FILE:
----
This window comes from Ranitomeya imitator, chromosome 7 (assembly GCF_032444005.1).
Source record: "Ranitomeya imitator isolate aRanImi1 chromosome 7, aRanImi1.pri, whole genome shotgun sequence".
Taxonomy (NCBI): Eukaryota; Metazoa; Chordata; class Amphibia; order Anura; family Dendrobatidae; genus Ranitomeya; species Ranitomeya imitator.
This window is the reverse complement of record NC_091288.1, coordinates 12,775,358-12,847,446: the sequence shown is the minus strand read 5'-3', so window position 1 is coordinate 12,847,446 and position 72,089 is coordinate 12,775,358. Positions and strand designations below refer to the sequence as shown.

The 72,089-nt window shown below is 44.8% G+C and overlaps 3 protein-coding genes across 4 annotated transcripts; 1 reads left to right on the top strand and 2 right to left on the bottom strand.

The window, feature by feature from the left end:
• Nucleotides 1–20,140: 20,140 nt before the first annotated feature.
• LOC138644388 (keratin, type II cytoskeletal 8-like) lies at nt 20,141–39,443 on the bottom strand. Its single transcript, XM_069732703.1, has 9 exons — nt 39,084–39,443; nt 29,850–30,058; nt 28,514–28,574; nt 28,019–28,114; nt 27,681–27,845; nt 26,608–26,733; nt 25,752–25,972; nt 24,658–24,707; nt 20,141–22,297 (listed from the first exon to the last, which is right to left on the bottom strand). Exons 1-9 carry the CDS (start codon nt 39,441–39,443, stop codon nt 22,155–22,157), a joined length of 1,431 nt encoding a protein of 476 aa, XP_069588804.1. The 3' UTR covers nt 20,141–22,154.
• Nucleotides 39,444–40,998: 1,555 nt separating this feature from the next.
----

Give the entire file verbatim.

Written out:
This window comes from Ranitomeya imitator, chromosome 7 (assembly GCF_032444005.1).
Source record: "Ranitomeya imitator isolate aRanImi1 chromosome 7, aRanImi1.pri, whole genome shotgun sequence".
Taxonomy (NCBI): Eukaryota; Metazoa; Chordata; class Amphibia; order Anura; family Dendrobatidae; genus Ranitomeya; species Ranitomeya imitator.
This window is the reverse complement of record NC_091288.1, coordinates 12,775,358-12,847,446: the sequence shown is the minus strand read 5'-3', so window position 1 is coordinate 12,847,446 and position 72,089 is coordinate 12,775,358. Positions and strand designations below refer to the sequence as shown.

The 72,089-nt window shown below is 44.8% G+C and overlaps 3 protein-coding genes across 4 annotated transcripts; 1 reads left to right on the top strand and 2 right to left on the bottom strand.

The window, feature by feature from the left end:
• Nucleotides 1–20,140: 20,140 nt before the first annotated feature.
• LOC138644388 (keratin, type II cytoskeletal 8-like) lies at nt 20,141–39,443 on the bottom strand. Its single transcript, XM_069732703.1, has 9 exons — nt 39,084–39,443; nt 29,850–30,058; nt 28,514–28,574; nt 28,019–28,114; nt 27,681–27,845; nt 26,608–26,733; nt 25,752–25,972; nt 24,658–24,707; nt 20,141–22,297 (listed from the first exon to the last, which is right to left on the bottom strand). Exons 1-9 carry the CDS (start codon nt 39,441–39,443, stop codon nt 22,155–22,157), a joined length of 1,431 nt encoding a protein of 476 aa, XP_069588804.1. The 3' UTR covers nt 20,141–22,154.
• Nucleotides 39,444–40,998: 1,555 nt separating this feature from the next.